Because there is a lag between the floor slab warming up and the room air warming up, the room temperature will continue to slowly increase through the day as the slab gives up heat, even though the heating is off. This seems ideal, as it means that the temperature tends to peak in the evenings, at around 21 deg C if there’s been no one in the house and no solar gain, then drop very slowly overnight on a very cold day. The rate of change of temperature is so slow that the subjective effect is that the house is at a very constant temperature all day. This isn’t surprising, as the daily room temperature variation rarely exceeds 1 deg C in winter and is often only around ¼ of that, unless the weather is very cold. Our old house, even with double glazing, good loft insulation and cavity wall insulation starts to cool around half an hour after the heating goes off, and loses around 1 deg C every couple of hours if the heating is left off during the day in winter. We often see a 4 to 5 deg room temperature variation in winter in the old house, and it’s very noticeable that the new house just feels far more comfortable even if the heating hasn’t been on for two or three mornings.
So, the moral of this tale is to forget about complex heating controls in the low heat loss house. Forget about zoning, as all the rooms will end up being close to the same temperature, forget about programmers and clever thermostats, as all that is needed is a low temperature heat source into the floor plus a simple high resolution room thermostat situated near the centre of the house.
Had I know this at the start I’d have been amazed. In fact, quite frankly I’d never have believed it. I’ve wasted hundreds of hours trying to solve a problem that turned out to be imaginary!
I’ve just realised that this is all getting a bit too long, and that there are other things I’ve wasted time over-thinking that I’ll need to put in other posts. To finish, these are the diagrams of the floor heating and cooling system. This excludes the Genvex active MVHR, which is separate and only ever used occasionally for summer cooling now; it’s never used for heating in practice, and has it’s thermostat set permanently to 19.5 deg C, and if the floor heating is working then the house never ever gets this cool, so it’s really just a backstop in the event of failure of the main system:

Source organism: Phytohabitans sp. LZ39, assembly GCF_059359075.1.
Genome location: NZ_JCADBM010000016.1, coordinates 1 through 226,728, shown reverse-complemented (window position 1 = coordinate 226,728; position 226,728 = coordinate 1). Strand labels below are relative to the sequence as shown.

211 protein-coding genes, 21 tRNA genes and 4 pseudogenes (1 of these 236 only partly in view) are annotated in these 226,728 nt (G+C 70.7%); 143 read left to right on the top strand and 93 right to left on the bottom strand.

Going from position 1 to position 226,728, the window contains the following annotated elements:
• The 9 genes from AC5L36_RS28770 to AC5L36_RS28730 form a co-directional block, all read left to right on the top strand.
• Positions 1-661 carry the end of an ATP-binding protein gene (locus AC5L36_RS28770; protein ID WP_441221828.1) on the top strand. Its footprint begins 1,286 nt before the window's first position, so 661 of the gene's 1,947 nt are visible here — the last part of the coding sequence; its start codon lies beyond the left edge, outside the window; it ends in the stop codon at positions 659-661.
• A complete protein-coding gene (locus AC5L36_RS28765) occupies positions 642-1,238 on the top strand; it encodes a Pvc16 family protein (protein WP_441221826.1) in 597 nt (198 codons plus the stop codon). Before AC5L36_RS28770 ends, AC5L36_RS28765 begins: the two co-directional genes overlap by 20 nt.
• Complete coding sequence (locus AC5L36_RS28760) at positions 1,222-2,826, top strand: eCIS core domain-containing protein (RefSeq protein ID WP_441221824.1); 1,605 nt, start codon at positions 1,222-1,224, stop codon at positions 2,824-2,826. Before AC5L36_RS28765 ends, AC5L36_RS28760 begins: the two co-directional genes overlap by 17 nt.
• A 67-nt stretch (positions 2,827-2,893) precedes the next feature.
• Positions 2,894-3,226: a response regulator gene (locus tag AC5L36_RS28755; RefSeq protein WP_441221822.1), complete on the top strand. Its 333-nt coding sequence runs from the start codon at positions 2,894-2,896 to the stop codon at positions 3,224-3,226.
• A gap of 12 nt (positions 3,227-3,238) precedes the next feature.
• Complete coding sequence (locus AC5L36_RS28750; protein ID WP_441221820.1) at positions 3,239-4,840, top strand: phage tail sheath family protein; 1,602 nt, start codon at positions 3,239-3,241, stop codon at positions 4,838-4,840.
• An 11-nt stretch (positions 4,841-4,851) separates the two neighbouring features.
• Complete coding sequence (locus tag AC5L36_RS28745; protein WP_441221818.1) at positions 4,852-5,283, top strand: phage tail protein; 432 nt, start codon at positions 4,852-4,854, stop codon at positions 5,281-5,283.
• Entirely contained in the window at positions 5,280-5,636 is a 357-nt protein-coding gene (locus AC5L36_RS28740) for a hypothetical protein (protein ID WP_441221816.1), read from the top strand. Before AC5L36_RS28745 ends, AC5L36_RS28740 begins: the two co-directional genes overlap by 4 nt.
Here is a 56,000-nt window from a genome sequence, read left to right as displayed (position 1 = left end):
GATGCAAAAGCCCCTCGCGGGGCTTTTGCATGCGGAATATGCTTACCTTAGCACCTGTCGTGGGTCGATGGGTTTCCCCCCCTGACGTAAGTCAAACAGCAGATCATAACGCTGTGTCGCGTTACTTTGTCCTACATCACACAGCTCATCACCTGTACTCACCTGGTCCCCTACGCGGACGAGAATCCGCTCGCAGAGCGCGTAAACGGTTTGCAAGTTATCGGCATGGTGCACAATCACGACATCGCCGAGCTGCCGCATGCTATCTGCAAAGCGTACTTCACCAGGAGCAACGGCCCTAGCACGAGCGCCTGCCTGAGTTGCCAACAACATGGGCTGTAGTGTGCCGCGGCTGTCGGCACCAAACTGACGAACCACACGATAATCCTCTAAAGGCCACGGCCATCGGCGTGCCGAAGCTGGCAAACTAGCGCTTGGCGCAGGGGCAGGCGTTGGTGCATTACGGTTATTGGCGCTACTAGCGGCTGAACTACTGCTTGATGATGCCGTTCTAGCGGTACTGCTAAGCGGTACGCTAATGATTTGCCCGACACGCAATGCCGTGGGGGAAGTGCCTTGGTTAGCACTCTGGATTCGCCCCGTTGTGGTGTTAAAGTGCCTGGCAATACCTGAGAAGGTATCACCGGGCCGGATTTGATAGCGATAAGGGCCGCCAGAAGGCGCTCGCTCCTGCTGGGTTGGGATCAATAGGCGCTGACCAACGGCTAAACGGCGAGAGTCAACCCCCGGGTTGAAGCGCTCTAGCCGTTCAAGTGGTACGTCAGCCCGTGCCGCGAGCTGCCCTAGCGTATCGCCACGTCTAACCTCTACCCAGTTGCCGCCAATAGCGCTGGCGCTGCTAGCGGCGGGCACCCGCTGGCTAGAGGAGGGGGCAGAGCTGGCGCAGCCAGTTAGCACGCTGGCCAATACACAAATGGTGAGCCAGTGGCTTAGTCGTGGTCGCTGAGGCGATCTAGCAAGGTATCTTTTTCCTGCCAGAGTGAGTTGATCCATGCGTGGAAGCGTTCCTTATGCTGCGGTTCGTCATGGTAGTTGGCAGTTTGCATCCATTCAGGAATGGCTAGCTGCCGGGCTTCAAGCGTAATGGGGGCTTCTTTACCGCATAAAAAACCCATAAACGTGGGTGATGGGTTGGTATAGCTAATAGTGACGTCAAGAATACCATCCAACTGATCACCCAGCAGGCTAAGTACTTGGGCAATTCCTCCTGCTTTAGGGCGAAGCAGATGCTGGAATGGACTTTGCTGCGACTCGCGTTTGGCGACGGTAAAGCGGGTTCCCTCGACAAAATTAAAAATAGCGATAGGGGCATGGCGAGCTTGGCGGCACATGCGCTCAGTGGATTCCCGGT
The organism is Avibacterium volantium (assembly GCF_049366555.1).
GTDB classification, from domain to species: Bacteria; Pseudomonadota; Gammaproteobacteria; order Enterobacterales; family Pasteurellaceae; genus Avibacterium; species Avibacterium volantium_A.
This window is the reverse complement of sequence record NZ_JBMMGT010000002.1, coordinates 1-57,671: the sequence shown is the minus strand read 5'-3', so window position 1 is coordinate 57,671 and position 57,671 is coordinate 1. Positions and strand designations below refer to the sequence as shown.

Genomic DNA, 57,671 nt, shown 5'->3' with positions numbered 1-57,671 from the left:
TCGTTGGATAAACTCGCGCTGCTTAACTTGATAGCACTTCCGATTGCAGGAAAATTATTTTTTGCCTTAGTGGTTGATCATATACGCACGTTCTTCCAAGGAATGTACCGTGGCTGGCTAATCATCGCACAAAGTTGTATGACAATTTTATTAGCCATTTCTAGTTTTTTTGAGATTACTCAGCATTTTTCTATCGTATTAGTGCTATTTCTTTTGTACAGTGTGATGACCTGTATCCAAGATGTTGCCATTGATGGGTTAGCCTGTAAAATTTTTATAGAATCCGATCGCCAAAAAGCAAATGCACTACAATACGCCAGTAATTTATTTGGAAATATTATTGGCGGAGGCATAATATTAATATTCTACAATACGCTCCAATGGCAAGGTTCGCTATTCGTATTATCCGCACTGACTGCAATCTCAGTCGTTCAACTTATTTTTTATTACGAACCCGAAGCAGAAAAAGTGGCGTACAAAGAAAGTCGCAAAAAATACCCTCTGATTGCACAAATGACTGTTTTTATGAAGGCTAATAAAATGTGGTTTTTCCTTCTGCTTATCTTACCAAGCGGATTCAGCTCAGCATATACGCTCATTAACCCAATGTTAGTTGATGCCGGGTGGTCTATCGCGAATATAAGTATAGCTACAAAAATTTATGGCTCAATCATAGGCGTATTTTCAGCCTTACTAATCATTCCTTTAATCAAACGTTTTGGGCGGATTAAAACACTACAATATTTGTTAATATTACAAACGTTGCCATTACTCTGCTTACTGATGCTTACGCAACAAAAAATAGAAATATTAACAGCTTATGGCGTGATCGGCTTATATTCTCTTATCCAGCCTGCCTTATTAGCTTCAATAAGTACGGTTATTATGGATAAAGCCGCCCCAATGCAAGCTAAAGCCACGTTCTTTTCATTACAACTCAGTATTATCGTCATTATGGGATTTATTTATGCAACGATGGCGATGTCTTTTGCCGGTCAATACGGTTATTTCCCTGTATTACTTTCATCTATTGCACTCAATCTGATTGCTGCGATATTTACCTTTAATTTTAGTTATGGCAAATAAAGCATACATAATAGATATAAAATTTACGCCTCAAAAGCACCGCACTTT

The above diagram shows the ground floor part of the system. The thermostatic valve on the UFH manifold is normally set to around 24 deg C, which is right near the very bottom of its control range. If the weather turns extremely cold (below about -5 deg C or so) then there is a very slight benefit in turning this temperature up by a degree or two, but also a risk that by doing so there will be a temperature overshoot. The system is very sensitive to small changes in flow temperature, and if there was one thing I might, possibly, change it would be to add a very limited weather compensation capability to the flow thermostat. I’m not sufficiently convinced yet that it’s worth the effort, for the handful of days in a year when it might, possibly, give a small benefit. It’s worth noting that a lot of thermostatic mixer vales won’t control down to 23 to 24 deg C or so. Ours is a Wunda manifold, and the mixer valve uses a sensor set into a pocket in the flow manifold, and as far as I know is one of the few that will control well down at such low flow temperatures.
For those that have doubts about the effectiveness of such a simple control system, here is some temperature data from the house logger. The logger collects data every 6 minutes and measures and records lots of different parameters, including room Co2 and room RH, but this plot just shows the room temperature (red) at around 1.2m above floor level in the living room and outside air temperature (blue) measured at the sheltered North face of the house. For the first few days of this plot I had the room thermostat set to 21 deg C, which turned out to be a bit warm, so I turned it down to 20.5 deg C, a change that can be seen around 11th November:
From the above, it’s clear that the outside temperature varies very wildly, whilst the room temperature is relatively stable, not changing by more than about 1 deg C. Most home thermostats can’t regulate to 1 deg C, the best they normally manage is around 2 deg C or so, and, as mentioned before, our old house changes temperature inside by several degrees per day, with the thermostat set to 21 deg C and the gas boiler running for a fair part of each day to try and keep the house around 21 deg C.
The most important single aspect of this whole under floor system, and the one that has the most dramatic impact on the evenness of the house temperature, is the fact that the circulating pump is running all day long, every day (but turned off at night) whether heating is needed or not. This circulates water around the whole floor slab and evens out the temperature, taking heat from the warmer areas and using it to heat to cooler areas. I can’t underestimate how important this is – it really does make a massive difference to the comfort level, all at the cost of less than 20 watts to run the low energy Grundfos pump on the under floor manifold all day.
The diagram above is mainly concerned with the DHW system, which uses pre-heated water from the ground floor buffer tank. I’ve included it here for completeness, and as it shows the expansion vessels and filling loops for the under floor piping and ASHP (filled with antifreeze mixture) and the buffer tank filling loop (filled with normal inhibitor). The buffer tank is run at a very low pressure, 0.3 bar cold and 0.5 bar warm, with a 1.5 bar pressure release valve. This is because the buffer tank isn’t a pressure vessel, and is designed for a working pressure of not more than about 1 bar. This arrangement was used to avoid having a header tank and overflow – it means the system can be sealed, a significant advantage.